The various EU fisheries policies have done little to curb the problems of overfishing, fleet overcapacity, heavy subsidies and the general low economic resilience of the industry. Calls for conservation measures have been largely ignored and recently even the European Commission acknowledged that the current regulations fail to protect marine wildlife and habitats adequately. With 80 per cent of all species in EU waters overfished and subsidised EU trawlers also emptying the waters in other parts of the world, the continued handouts are directly driving the emptying of the oceans.

Farmed to extinction

Bluefin tuna migrates to the Mediterranean each spring. Traditional fishing for the bluefin has taken place throughout recorded history, but industrial fishing for this species has been expanding rapidly in recent years. Bluefin, considered a delicacy in Japan and other Asian countries, fetches high prices, with one 232-kilogram fish being sold for 16.28 million yen (US$175,000) in Japan in January.

Most of the bluefin tuna ends up in tuna farms. These ‘ranges’ do not breed and rear fish in captivity, instead relying on wild tuna, caught from already declining stocks. Purse seining fleets catch the fish and transfer them to pens where they are fattened until they meet market requirements. More than 70 such farms have opened in the Mediterranean in less than 15 years, with a total holding capacity of over 60,000 tons, twice the total allowed catch quota. Their feed, which consists of smaller fish, is also fished from local stocks. Serious concerns have already been expressed about the Mediterranean populations of anchovy, which are overexploited in many areas and often used to feed the farmed tuna.

There is little monitoring of what goes on in the farms. The pens often hold more fish than allowed and the many farms operate at levels of overproduction, which has effects on the local environment as well as the wellbeing of the animals. Many illegal fishing vessels, such as those from Turkey, land their catches in farms. Once penned, there is no way of tracing where fish have originated from.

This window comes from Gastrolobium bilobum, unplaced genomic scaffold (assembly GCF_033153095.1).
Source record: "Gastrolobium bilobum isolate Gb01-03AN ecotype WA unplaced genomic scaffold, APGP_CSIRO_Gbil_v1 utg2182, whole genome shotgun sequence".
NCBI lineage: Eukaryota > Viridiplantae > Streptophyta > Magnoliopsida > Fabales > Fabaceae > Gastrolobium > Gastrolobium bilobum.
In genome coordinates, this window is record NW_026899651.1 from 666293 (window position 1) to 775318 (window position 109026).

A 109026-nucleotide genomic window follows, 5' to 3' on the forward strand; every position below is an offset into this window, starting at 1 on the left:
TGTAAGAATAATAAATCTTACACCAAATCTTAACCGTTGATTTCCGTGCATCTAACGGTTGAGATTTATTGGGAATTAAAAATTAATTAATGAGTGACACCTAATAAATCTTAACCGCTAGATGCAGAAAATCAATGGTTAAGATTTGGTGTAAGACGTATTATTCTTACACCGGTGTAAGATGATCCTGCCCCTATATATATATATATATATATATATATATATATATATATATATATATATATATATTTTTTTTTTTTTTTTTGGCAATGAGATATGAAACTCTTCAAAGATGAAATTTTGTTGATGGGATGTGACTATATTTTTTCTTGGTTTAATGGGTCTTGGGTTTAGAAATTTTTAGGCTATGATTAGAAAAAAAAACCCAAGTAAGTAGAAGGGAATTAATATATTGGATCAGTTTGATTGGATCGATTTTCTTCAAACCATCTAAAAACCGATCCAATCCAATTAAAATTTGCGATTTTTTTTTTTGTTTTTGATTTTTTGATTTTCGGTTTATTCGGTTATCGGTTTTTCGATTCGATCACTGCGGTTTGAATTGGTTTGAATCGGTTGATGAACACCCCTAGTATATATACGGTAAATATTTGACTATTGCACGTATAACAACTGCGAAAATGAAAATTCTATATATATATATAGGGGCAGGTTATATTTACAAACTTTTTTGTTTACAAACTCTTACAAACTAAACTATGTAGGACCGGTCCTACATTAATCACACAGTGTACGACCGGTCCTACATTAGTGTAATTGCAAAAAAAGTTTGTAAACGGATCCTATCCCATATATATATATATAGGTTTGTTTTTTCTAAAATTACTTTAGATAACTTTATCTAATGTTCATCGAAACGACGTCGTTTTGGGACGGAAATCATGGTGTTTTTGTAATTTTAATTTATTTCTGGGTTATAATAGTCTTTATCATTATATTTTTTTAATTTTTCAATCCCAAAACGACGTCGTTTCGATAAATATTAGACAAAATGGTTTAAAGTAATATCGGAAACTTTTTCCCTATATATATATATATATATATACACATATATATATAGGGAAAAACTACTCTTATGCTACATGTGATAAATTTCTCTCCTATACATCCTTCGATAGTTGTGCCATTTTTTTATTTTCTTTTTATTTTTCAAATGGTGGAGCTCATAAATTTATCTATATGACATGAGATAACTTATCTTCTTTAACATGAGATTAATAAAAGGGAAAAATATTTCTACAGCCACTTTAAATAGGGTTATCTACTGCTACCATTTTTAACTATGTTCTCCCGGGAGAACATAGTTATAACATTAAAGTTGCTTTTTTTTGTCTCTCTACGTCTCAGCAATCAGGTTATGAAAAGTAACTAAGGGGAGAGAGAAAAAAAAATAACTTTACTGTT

Governments and some mainstream conservation groups argue that aquaculture (where fish are bred and reared in captivity) is the way forward, with the industry just needing to ‘clean up’. But can such a badly regulated part of an already heavily corrupted and largely illegal industry clean up? Governments have failed by letting this lucrative industry spiral out of control.

Sea Shepherd, which has worked at the frontline of ocean conservation for 33 years, is now launching ‘Operation Blue Rage’ to put a halt to the illegal fishing plague that has infested the Mediterranean. The operation will last up to three months, starting in late May. The conservation group operates as a citizen-run enforcement organisation, using direct action tactics to intervene against illegal practices at sea. With so little progress to protect bluefin in recent years, Sea Shepherd’s approach may well turn out to be the only one able to stop the pirates from plundering the Mediterranean Sea and all unique life in it.

Wietse van der Werf works as ship’s carpenter and engineer on the Sea Shepherd vessel Steve Irwin. For more about the campaign see

www.seashepherd.org


✹ Try our new pay-as-you-feel subscription — you choose how much to pay.

Utopia: Work less play more
A shorter working week would benefit everyone, writes Madeleine Ellis-Petersen

Short story: Syrenka
A short story by Kirsten Irving

Utopia: Industrial Workers Taking the Wheel
Hilary Wainwright reflects on an attempt by British workers to produce a democratically determined alternative plan for their industry – and its lessons for today

Mum’s Colombian mine protest comes to London
Anne Harris reports on one woman’s fight against a multinational coal giant

Bike courier Maggie Dewhurst takes on the gig economy… and wins